Thursday, August 27, 2009

Second Guessing

Eventually even the authors of multi-tomed works have to write "the end." There comes a point where something needs to become finished rather than almost finished. This is easier to come to for some people than others. One reason is that we are always second guessing ourselves, always asking "What if?" Just as we're ready to say finis a new thought comes to mind and back we go.

I think that part of this is because we seek perfection, and seek it in everything. I remember well as a new kallah that I wanted everything I cooked for the two of us to be perfect. And I was soon disabused about cooking perfection as my "perfect" scrambled eggs were not my hubby's vision of perfect scrambled eggs. The lesson I learned then was that perfection is in the eye of the beholder, or the mouth of the eater as it were. I also learned another valuable lesson thanks to those eggs: it's not necessary to invest the same amount of time in trying to perfect everything that we do. Some things just are not as important in the grand scheme of life as others. My hubby wasn't really looking for perfect scrambled eggs; he was looking for breakfast.

I had to remind myself today that the only place to find perfection is in the dictionary. I've been working on a handbook for school and have been tweaking and tweaking it for weeks. I finally got to the cover. For two days I've been playing around with the placement of exclamation points. An accidental glance at the computer clock showed me that I had spent over an hour moving those exclamation points around today. Then it finally hit me. No one other than me was even going to notice those exclamation points, much less care where they were placed and how many there were. I hit save and then sent the whole thing off to be duplicated.

We do a lot of that second guessing in all areas of our lives. Sometimes we want to make sure that we have covered all eventualities and then never actually get around to doing the thing we wanted to do. People who redt shidduchim or have shidduchim redt to them spend a lot of time asking "What if?" They try to make the shidduch they are redting perfect. Those to whom the shidduch is redt do the same thing. It can take weeks for a shidduch to finally get off the ground, and then it blows up after one date. Instead of just taking this as one more happening in life that isn't perfect, everyone involved starts to beat themselves up with the "I should have checked more" litany.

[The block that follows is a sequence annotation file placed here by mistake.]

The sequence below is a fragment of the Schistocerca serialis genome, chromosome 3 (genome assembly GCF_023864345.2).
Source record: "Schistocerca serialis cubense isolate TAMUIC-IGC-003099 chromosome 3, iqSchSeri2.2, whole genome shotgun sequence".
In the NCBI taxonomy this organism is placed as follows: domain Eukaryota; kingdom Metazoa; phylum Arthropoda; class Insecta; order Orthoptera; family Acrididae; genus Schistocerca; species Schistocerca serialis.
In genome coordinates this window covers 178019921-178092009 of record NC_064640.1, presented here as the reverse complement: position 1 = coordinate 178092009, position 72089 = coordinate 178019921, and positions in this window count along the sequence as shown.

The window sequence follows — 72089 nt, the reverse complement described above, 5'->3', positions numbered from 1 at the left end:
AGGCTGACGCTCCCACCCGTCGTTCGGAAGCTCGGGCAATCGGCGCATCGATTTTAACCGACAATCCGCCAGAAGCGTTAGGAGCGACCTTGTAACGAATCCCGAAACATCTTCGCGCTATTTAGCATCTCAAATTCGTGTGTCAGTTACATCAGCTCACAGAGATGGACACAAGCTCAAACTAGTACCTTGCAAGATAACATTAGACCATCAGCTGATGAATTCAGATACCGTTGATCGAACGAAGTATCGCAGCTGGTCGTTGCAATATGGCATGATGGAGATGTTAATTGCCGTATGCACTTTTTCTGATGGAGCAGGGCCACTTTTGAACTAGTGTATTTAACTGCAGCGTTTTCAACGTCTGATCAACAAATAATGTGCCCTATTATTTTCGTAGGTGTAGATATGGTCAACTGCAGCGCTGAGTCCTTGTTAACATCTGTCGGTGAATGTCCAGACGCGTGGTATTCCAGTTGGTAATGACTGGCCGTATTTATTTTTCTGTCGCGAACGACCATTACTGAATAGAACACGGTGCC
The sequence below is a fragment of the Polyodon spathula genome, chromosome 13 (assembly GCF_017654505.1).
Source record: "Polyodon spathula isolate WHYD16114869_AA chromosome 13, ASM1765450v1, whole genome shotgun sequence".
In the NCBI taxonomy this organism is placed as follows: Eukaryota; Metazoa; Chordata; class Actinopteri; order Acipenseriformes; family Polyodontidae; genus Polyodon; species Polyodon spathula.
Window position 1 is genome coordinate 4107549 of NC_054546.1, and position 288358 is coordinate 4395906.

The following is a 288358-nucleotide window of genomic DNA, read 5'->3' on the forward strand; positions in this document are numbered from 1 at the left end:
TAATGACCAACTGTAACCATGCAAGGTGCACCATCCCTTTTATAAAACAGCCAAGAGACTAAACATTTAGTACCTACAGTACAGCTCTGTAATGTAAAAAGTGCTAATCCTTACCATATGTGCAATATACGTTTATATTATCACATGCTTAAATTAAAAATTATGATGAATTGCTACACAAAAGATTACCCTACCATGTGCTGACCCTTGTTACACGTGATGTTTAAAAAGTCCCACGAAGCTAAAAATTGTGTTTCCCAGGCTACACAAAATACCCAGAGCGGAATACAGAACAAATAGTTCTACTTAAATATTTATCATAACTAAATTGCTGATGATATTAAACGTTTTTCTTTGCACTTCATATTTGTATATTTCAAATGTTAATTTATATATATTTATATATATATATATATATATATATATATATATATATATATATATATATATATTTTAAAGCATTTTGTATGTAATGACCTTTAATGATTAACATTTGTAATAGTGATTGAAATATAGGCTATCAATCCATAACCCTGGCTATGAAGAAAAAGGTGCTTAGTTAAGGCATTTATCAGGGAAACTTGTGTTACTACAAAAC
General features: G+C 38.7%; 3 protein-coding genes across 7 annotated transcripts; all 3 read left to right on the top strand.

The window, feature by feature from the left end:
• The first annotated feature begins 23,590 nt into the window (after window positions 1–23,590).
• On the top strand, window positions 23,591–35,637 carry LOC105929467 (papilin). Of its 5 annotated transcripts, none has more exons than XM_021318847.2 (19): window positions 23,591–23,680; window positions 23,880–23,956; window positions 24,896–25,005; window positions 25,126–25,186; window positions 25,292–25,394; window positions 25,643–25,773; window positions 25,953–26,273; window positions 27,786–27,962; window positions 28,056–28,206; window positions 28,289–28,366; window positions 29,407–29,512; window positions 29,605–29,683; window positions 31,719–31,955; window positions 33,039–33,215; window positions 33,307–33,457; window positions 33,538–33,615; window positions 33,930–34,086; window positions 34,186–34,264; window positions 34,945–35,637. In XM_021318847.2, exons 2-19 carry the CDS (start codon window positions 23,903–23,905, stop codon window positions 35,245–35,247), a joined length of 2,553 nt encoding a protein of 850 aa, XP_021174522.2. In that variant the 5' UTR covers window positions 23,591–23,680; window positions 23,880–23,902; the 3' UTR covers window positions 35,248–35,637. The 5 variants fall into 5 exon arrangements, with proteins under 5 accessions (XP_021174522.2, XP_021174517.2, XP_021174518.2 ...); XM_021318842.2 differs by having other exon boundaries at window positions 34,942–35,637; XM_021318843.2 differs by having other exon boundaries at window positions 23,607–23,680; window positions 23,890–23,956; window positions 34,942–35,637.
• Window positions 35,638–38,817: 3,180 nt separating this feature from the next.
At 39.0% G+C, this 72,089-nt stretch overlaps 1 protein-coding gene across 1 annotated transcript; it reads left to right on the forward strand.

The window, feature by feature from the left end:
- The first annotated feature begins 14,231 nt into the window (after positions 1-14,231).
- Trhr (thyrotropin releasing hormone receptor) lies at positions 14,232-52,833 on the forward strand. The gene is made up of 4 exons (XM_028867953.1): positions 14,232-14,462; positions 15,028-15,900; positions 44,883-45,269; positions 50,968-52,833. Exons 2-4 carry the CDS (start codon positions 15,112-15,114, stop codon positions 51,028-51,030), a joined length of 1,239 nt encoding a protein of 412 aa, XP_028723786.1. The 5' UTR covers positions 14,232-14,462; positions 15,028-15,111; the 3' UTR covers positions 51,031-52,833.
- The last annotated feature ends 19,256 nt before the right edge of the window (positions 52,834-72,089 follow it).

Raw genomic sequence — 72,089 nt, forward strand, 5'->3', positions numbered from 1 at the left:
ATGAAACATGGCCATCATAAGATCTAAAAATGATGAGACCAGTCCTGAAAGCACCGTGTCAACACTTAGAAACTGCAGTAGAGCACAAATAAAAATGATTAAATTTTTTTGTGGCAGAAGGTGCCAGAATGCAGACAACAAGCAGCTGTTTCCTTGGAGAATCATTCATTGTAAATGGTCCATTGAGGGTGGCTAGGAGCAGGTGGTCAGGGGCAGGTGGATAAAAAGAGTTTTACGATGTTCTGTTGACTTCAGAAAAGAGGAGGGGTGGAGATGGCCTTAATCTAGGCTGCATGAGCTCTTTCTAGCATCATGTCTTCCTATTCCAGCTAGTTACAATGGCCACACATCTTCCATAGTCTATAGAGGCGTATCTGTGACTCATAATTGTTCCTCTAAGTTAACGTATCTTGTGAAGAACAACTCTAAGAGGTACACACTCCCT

Here's the thing. Checking more, knowing more information in a vacuum, probably would have had the same result. A date is a "live performance" and differs greatly from rehearsal and learning the script. Some people get really nervous when there is a live audience to perform in front of. They need a bit of time to settle down and give a great performance. Others? Well, just because they're great actors doesn't mean they can be great in every play they are offered.

Even though I'm not officially redting shidduchim I did mention a particular boy to a girl's family sometime back in June. I told them what I knew about the boy and also told them they would have to do their own checking for any information I didn't have. When they never got back to me I assumed that they weren't interested and left it at that. Imagine my surprise to get a call yesterday saying that they had "finally finished all the checking" and would consider the shidduch. Two months to check out a boy?!!! Before I gave the family the news that the young man was seeing someone seriously now and an engagement was imminent, I had to ask just what it was they were checking out about him. My eyes glazed over as they read off the list of people they had contacted about the boy. They double glazed over when they told me which questions had been causing them some concern, among them "Do you think this boy will make a good father?" and "Is he the same in private as he is in public?"

Cooks know that if you overbeat a cake batter you remove the oxygen needed and the cake won't rise. If the recipe says beat 50 strokes that's what they do--no second guessing and no "What ifs" and no saying "If 50 strokes is good I'll bet 100 strokes is better." There are an awful lot of places in life that following the cake recipe--just so many strokes and no more--would be better for us than agonizing over and over again about the "exclamation points." Of course a whole lot of shidduchim don't "rise"--they've been beaten to death before ever getting into the oven.


Rivka said...

Only two months? I am still in the middle of a shidduch I first mentioned last Pesach. Every time I think this couple will finally get to meet, so they can say 'yuck, next' one side or the other finds yet another thing they need an answer to. Honestly, I would have dumped both sides long ago but at this point I'm curious to see just how long they can stretch things out before someone either says yes or no.

Anonymous said...

Pithy and clear - good post!
With such (shidduch) micro-managing, its no wonder that matters proceed very slowly, at best. Perhaps an 'off the record' meeting of the boy and girl, discreetly arranged by mutual friends, offers the best chance of progress.
Shabbat shalom


G6 said...

Excellent post.